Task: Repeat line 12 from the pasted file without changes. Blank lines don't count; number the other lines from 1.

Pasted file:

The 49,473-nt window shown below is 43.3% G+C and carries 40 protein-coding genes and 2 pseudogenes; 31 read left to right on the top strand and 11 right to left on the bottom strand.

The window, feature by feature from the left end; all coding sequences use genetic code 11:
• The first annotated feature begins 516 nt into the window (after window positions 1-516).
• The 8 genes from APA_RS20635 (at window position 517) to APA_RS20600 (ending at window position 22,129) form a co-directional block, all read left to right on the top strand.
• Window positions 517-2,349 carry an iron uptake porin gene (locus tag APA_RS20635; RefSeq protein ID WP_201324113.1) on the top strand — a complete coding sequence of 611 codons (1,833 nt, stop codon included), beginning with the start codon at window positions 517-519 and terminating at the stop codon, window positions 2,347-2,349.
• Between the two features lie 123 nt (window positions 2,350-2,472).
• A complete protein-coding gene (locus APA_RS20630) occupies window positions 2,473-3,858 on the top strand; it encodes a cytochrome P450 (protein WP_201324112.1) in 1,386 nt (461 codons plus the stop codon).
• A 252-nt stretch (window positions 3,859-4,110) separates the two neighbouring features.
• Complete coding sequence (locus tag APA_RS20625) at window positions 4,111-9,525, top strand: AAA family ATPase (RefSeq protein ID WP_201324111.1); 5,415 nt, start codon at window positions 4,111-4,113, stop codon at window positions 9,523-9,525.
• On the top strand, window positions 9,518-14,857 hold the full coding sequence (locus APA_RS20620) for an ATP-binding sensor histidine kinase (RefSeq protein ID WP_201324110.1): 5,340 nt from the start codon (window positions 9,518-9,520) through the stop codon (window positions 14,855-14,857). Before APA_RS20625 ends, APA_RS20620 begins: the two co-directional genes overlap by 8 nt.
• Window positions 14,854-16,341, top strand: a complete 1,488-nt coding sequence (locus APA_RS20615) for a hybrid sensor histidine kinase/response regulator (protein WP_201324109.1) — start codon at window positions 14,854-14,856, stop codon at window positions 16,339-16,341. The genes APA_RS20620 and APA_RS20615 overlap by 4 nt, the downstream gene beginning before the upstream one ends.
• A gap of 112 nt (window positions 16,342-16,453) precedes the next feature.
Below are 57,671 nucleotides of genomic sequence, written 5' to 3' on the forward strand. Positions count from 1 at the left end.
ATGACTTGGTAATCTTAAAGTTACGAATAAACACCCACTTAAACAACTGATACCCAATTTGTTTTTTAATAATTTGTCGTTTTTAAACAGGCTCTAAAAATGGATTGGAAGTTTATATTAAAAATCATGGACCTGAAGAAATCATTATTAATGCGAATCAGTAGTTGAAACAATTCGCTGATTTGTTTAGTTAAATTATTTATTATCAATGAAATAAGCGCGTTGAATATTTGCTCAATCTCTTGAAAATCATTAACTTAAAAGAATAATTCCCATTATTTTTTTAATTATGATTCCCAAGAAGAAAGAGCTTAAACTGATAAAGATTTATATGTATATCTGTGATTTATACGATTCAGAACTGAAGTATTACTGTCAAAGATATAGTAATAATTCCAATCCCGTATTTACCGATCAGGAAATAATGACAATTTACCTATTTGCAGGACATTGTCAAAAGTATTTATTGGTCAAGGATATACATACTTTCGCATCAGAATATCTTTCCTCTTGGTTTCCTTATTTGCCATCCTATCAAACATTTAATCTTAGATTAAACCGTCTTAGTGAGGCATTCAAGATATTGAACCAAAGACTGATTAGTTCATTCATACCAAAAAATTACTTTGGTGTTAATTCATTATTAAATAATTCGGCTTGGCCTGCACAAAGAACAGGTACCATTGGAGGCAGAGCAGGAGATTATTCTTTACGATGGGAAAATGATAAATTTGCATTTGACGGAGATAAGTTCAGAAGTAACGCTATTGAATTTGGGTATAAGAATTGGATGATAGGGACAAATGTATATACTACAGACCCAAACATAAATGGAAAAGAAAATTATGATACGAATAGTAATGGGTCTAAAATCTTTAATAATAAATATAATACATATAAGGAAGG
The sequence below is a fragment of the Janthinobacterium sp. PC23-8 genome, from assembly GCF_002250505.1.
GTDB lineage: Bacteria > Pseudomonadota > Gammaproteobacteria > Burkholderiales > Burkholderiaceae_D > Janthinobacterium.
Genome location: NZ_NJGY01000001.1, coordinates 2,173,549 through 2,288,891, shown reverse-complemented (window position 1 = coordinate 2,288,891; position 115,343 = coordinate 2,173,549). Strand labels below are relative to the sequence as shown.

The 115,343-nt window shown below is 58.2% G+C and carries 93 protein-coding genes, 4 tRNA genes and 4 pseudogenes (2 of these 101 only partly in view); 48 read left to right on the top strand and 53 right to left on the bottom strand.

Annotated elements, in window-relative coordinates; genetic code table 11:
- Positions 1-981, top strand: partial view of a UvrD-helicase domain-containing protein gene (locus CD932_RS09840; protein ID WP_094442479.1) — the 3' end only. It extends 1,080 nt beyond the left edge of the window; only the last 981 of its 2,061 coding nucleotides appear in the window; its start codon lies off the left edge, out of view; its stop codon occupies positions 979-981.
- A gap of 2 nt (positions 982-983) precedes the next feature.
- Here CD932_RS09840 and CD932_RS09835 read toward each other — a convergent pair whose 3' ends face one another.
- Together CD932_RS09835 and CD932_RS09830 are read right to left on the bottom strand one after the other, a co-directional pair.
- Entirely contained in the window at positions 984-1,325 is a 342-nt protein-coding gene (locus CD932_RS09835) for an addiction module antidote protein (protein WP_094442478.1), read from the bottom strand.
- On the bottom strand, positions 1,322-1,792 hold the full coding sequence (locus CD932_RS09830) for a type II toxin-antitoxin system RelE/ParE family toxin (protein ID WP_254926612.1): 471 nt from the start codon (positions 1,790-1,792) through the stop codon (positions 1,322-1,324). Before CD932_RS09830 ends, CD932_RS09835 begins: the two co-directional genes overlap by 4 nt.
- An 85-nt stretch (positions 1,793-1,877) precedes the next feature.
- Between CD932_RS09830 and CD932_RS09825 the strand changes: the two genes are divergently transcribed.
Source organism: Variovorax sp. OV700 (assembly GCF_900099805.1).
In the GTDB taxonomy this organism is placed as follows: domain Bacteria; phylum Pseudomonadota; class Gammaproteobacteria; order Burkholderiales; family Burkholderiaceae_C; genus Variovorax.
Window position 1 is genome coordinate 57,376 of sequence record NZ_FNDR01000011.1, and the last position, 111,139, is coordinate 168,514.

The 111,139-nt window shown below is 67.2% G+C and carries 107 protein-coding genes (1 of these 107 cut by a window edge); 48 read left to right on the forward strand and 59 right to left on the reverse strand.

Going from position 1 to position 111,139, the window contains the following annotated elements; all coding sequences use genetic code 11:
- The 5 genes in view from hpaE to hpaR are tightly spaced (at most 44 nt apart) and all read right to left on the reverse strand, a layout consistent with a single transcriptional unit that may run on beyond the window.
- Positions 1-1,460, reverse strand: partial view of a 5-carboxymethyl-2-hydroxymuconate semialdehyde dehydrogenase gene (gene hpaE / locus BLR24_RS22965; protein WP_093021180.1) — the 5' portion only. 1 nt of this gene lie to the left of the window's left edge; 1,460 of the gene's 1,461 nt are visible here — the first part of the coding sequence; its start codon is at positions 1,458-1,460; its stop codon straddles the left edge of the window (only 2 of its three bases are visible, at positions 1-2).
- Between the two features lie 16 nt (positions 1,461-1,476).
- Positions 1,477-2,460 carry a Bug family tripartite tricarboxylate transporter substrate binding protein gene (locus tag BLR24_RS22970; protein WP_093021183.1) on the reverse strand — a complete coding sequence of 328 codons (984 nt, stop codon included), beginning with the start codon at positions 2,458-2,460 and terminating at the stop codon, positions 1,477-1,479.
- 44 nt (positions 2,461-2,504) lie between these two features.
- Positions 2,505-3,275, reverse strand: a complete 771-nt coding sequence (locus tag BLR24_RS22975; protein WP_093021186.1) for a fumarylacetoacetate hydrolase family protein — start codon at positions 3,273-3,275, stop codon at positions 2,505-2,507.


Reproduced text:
• A gap of 112 nt (window positions 16,342-16,453) precedes the next feature.